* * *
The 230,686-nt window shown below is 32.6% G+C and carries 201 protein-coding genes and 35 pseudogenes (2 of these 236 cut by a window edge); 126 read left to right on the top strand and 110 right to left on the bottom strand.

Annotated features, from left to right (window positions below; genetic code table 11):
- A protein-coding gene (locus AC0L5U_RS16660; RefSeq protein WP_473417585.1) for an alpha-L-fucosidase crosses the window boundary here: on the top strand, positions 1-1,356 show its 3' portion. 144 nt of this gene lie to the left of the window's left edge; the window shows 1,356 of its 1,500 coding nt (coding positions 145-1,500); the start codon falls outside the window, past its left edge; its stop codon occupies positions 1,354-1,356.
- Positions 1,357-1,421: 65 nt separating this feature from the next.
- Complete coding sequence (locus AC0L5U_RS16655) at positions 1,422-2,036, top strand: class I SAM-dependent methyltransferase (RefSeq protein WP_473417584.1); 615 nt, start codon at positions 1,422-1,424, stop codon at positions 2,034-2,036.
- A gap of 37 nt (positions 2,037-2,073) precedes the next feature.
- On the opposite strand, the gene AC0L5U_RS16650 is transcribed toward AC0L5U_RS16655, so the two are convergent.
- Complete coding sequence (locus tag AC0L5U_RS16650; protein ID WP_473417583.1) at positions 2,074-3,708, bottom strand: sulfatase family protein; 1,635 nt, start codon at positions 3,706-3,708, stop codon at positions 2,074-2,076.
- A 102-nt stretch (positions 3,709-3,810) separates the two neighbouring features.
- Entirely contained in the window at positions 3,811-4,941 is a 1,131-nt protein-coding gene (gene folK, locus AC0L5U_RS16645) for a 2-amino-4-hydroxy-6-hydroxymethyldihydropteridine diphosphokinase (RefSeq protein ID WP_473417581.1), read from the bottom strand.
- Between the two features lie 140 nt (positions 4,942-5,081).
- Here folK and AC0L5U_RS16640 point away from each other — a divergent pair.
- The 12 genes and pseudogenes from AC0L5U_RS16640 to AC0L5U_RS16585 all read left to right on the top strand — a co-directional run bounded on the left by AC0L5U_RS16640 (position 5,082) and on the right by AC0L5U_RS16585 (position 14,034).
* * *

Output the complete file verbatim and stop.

The 230,686-nt window shown below is 32.6% G+C and carries 201 protein-coding genes and 35 pseudogenes (2 of these 236 cut by a window edge); 126 read left to right on the top strand and 110 right to left on the bottom strand.

Annotated features, from left to right (window positions below; genetic code table 11):
- A protein-coding gene (locus AC0L5U_RS16660; RefSeq protein WP_473417585.1) for an alpha-L-fucosidase crosses the window boundary here: on the top strand, positions 1-1,356 show its 3' portion. 144 nt of this gene lie to the left of the window's left edge; the window shows 1,356 of its 1,500 coding nt (coding positions 145-1,500); the start codon falls outside the window, past its left edge; its stop codon occupies positions 1,354-1,356.
- Positions 1,357-1,421: 65 nt separating this feature from the next.
- Complete coding sequence (locus AC0L5U_RS16655) at positions 1,422-2,036, top strand: class I SAM-dependent methyltransferase (RefSeq protein WP_473417584.1); 615 nt, start codon at positions 1,422-1,424, stop codon at positions 2,034-2,036.
- A gap of 37 nt (positions 2,037-2,073) precedes the next feature.
- On the opposite strand, the gene AC0L5U_RS16650 is transcribed toward AC0L5U_RS16655, so the two are convergent.
- Complete coding sequence (locus tag AC0L5U_RS16650; protein ID WP_473417583.1) at positions 2,074-3,708, bottom strand: sulfatase family protein; 1,635 nt, start codon at positions 3,706-3,708, stop codon at positions 2,074-2,076.
- A 102-nt stretch (positions 3,709-3,810) separates the two neighbouring features.
- Entirely contained in the window at positions 3,811-4,941 is a 1,131-nt protein-coding gene (gene folK, locus AC0L5U_RS16645) for a 2-amino-4-hydroxy-6-hydroxymethyldihydropteridine diphosphokinase (RefSeq protein ID WP_473417581.1), read from the bottom strand.
- Between the two features lie 140 nt (positions 4,942-5,081).
- Here folK and AC0L5U_RS16640 point away from each other — a divergent pair.
- The 12 genes and pseudogenes from AC0L5U_RS16640 to AC0L5U_RS16585 all read left to right on the top strand — a co-directional run bounded on the left by AC0L5U_RS16640 (position 5,082) and on the right by AC0L5U_RS16585 (position 14,034).